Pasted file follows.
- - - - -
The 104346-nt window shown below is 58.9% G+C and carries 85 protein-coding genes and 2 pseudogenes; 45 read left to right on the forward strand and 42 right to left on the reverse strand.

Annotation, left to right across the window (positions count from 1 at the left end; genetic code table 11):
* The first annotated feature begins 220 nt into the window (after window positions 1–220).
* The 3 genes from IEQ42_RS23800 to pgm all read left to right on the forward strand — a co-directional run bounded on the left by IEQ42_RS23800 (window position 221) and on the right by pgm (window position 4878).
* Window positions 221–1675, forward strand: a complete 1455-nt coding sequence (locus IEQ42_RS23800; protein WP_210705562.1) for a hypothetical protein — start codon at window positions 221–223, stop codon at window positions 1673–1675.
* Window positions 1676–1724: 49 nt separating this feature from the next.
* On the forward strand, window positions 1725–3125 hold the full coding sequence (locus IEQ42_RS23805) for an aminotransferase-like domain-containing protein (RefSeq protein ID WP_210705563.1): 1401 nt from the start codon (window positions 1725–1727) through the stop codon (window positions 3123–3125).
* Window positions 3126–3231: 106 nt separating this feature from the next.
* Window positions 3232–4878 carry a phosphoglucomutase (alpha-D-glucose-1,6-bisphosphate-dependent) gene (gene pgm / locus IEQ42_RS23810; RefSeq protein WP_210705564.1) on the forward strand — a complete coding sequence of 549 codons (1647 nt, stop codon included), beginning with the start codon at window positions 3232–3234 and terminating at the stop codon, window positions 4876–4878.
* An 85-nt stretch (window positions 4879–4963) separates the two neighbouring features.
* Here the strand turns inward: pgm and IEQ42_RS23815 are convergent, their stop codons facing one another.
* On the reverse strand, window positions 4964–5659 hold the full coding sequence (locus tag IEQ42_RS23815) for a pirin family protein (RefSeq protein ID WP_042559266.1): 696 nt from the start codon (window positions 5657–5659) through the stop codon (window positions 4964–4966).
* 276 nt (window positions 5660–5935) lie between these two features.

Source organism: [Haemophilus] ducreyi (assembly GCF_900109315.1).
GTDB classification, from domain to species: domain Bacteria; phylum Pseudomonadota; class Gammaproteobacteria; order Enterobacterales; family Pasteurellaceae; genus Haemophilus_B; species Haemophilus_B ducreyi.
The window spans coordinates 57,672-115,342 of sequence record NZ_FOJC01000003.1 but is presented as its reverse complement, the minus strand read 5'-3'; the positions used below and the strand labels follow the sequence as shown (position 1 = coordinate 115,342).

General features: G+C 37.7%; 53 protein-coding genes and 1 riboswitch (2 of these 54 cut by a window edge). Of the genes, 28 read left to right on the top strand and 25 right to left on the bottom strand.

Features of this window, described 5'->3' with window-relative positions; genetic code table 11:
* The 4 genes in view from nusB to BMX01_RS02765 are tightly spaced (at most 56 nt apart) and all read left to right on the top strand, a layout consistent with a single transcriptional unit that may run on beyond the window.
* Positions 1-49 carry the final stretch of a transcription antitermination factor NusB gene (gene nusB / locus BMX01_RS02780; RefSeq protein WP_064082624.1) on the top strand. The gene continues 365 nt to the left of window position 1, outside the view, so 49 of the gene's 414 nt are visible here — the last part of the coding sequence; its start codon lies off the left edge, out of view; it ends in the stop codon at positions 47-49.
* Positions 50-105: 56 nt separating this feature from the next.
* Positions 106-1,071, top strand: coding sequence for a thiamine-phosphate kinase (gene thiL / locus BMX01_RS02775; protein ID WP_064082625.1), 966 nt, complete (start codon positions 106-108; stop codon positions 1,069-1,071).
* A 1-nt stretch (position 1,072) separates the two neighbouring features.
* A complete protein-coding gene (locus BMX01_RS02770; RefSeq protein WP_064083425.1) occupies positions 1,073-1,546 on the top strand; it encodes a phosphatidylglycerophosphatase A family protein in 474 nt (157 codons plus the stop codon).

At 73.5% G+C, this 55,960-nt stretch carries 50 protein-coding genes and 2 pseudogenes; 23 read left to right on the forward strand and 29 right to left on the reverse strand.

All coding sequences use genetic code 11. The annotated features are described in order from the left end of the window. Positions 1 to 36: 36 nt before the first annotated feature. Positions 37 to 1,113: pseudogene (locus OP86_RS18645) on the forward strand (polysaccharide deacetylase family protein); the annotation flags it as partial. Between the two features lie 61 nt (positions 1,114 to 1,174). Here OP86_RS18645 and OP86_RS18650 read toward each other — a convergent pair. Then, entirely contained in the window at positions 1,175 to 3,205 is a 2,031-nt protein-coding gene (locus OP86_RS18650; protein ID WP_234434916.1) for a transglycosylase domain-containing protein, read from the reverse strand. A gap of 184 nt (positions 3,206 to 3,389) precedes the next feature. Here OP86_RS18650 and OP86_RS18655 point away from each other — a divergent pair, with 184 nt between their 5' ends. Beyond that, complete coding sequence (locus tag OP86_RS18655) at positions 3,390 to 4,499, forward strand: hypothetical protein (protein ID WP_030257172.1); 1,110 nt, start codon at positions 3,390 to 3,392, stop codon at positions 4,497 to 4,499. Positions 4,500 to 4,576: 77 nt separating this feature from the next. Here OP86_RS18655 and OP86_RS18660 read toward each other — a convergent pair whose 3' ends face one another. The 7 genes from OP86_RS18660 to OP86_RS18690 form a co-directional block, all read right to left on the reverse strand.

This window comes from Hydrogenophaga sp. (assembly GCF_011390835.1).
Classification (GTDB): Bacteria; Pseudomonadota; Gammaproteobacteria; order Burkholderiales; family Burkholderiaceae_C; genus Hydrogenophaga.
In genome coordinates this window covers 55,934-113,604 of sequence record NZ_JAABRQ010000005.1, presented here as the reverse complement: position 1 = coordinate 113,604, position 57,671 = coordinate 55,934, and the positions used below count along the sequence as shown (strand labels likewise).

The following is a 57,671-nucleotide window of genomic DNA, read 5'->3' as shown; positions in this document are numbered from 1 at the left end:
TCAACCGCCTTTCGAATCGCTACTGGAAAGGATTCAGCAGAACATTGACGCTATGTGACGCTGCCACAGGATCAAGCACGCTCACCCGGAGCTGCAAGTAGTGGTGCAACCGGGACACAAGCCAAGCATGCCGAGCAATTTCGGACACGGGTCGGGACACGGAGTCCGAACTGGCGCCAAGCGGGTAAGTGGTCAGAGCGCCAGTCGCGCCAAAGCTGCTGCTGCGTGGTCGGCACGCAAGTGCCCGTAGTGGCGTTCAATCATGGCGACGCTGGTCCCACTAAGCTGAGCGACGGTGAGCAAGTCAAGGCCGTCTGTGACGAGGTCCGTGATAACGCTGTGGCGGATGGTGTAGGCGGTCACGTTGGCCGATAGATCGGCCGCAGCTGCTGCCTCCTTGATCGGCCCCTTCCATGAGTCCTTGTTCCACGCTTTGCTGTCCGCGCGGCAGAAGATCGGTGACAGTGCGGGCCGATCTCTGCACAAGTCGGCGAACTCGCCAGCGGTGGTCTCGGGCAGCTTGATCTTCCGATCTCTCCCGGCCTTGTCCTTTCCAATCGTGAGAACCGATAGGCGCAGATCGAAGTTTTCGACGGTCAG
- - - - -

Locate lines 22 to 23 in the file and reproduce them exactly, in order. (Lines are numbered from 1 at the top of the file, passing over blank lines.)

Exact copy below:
* Positions 106-1,071, top strand: coding sequence for a thiamine-phosphate kinase (gene thiL / locus BMX01_RS02775; protein ID WP_064082625.1), 966 nt, complete (start codon positions 106-108; stop codon positions 1,069-1,071).
* A 1-nt stretch (position 1,072) separates the two neighbouring features.